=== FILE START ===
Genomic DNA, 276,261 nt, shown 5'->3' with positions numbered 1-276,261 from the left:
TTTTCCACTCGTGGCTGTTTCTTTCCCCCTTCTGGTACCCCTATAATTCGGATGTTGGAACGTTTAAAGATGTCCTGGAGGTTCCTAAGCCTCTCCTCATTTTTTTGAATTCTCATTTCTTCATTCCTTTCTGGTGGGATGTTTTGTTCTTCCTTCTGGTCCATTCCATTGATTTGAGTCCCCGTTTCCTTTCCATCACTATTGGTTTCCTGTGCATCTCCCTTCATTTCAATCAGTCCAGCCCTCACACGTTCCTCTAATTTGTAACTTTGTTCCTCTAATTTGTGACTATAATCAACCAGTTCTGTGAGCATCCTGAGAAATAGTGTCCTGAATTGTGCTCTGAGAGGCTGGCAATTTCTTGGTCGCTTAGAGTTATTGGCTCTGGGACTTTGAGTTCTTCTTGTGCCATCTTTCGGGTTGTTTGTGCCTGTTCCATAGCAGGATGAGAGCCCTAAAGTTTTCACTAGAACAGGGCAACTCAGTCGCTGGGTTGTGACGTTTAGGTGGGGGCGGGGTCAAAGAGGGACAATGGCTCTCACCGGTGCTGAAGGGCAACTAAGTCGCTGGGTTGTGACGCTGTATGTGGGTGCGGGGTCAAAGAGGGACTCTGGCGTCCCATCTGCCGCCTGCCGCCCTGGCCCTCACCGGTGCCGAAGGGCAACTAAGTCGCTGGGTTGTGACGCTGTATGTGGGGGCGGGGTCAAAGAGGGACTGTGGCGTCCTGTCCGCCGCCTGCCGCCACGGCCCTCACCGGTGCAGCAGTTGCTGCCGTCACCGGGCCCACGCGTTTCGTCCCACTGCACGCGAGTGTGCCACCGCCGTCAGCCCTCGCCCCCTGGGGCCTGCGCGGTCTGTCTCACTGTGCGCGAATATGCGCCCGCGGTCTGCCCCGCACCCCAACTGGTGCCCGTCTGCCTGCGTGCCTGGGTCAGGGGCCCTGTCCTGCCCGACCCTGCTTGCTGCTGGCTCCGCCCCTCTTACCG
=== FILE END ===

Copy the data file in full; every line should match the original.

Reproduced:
Genomic DNA, 276,261 nt, shown 5'->3' with positions numbered 1-276,261 from the left:
TTTTCCACTCGTGGCTGTTTCTTTCCCCCTTCTGGTACCCCTATAATTCGGATGTTGGAACGTTTAAAGATGTCCTGGAGGTTCCTAAGCCTCTCCTCATTTTTTTGAATTCTCATTTCTTCATTCCTTTCTGGTGGGATGTTTTGTTCTTCCTTCTGGTCCATTCCATTGATTTGAGTCCCCGTTTCCTTTCCATCACTATTGGTTTCCTGTGCATCTCCCTTCATTTCAATCAGTCCAGCCCTCACACGTTCCTCTAATTTGTAACTTTGTTCCTCTAATTTGTGACTATAATCAACCAGTTCTGTGAGCATCCTGAGAAATAGTGTCCTGAATTGTGCTCTGAGAGGCTGGCAATTTCTTGGTCGCTTAGAGTTATTGGCTCTGGGACTTTGAGTTCTTCTTGTGCCATCTTTCGGGTTGTTTGTGCCTGTTCCATAGCAGGATGAGAGCCCTAAAGTTTTCACTAGAACAGGGCAACTCAGTCGCTGGGTTGTGACGTTTAGGTGGGGGCGGGGTCAAAGAGGGACAATGGCTCTCACCGGTGCTGAAGGGCAACTAAGTCGCTGGGTTGTGACGCTGTATGTGGGTGCGGGGTCAAAGAGGGACTCTGGCGTCCCATCTGCCGCCTGCCGCCCTGGCCCTCACCGGTGCCGAAGGGCAACTAAGTCGCTGGGTTGTGACGCTGTATGTGGGGGCGGGGTCAAAGAGGGACTGTGGCGTCCTGTCCGCCGCCTGCCGCCACGGCCCTCACCGGTGCAGCAGTTGCTGCCGTCACCGGGCCCACGCGTTTCGTCCCACTGCACGCGAGTGTGCCACCGCCGTCAGCCCTCGCCCCCTGGGGCCTGCGCGGTCTGTCTCACTGTGCGCGAATATGCGCCCGCGGTCTGCCCCGCACCCCAACTGGTGCCCGTCTGCCTGCGTGCCTGGGTCAGGGGCCCTGTCCTGCCCGACCCTGCTTGCTGCTGGCTCCGCCCCTCTTACCG